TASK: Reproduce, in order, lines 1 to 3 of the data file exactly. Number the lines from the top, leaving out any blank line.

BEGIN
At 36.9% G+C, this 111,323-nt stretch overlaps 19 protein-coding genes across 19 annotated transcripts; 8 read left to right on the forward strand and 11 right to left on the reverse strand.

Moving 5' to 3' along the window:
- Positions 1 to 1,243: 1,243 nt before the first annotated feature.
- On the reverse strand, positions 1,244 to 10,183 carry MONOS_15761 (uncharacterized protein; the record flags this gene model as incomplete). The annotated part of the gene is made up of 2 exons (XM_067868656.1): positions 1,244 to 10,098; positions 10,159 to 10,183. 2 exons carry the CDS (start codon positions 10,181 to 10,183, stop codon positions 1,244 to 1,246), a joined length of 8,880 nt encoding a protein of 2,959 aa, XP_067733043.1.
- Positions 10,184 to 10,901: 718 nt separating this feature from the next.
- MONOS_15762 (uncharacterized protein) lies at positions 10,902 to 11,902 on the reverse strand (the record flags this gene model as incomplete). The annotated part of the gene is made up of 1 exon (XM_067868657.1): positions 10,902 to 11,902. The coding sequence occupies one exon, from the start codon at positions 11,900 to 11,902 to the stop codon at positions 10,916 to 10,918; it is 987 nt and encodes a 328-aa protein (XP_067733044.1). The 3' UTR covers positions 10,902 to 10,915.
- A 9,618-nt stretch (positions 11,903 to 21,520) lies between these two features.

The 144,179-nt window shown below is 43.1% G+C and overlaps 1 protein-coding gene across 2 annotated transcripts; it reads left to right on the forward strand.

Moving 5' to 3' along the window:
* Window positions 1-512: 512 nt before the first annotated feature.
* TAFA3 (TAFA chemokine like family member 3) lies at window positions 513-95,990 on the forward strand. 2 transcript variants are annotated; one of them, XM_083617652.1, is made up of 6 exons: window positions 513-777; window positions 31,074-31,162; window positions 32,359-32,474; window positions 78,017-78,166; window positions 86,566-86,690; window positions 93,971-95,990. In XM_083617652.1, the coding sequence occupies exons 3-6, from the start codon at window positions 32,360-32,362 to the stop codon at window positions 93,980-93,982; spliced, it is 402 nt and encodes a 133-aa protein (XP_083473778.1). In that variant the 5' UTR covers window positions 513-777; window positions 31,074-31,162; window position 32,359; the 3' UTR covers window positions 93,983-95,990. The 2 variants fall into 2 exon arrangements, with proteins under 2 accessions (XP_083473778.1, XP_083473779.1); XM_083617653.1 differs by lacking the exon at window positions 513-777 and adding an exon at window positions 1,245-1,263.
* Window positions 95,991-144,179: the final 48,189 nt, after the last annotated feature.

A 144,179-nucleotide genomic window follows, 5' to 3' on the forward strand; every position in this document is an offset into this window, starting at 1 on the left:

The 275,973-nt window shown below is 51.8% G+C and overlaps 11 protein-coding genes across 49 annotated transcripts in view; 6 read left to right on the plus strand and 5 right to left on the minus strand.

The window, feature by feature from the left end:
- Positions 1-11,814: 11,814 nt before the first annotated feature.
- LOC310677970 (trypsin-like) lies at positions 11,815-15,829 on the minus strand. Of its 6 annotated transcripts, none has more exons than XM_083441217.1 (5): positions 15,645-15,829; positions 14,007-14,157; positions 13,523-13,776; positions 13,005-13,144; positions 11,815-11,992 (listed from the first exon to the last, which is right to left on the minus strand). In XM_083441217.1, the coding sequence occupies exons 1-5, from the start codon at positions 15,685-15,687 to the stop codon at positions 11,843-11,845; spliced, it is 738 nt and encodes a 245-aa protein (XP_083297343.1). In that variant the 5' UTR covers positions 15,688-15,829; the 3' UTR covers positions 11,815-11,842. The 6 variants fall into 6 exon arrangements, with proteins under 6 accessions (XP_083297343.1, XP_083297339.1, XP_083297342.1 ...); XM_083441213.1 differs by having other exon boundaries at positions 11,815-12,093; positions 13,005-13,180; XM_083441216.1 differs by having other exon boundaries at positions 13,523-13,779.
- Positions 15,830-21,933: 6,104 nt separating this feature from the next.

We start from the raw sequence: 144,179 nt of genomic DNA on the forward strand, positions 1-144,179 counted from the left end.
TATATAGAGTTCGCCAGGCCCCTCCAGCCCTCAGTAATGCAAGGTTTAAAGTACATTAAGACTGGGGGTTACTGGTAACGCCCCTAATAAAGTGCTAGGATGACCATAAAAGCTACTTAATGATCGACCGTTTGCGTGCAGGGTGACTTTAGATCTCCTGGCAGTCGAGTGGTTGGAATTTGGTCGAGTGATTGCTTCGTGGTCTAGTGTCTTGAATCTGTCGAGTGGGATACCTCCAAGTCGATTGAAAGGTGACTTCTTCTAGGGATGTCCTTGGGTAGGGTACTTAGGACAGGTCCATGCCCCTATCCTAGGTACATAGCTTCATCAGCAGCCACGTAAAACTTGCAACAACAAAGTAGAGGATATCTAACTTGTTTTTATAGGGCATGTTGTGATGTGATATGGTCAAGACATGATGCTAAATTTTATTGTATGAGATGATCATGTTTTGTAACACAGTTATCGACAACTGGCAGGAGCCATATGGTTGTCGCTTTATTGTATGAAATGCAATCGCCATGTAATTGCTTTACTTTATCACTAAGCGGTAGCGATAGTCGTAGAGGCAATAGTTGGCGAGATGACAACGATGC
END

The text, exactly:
At 36.9% G+C, this 111,323-nt stretch overlaps 19 protein-coding genes across 19 annotated transcripts; 8 read left to right on the forward strand and 11 right to left on the reverse strand.

Moving 5' to 3' along the window:
- Positions 1 to 1,243: 1,243 nt before the first annotated feature.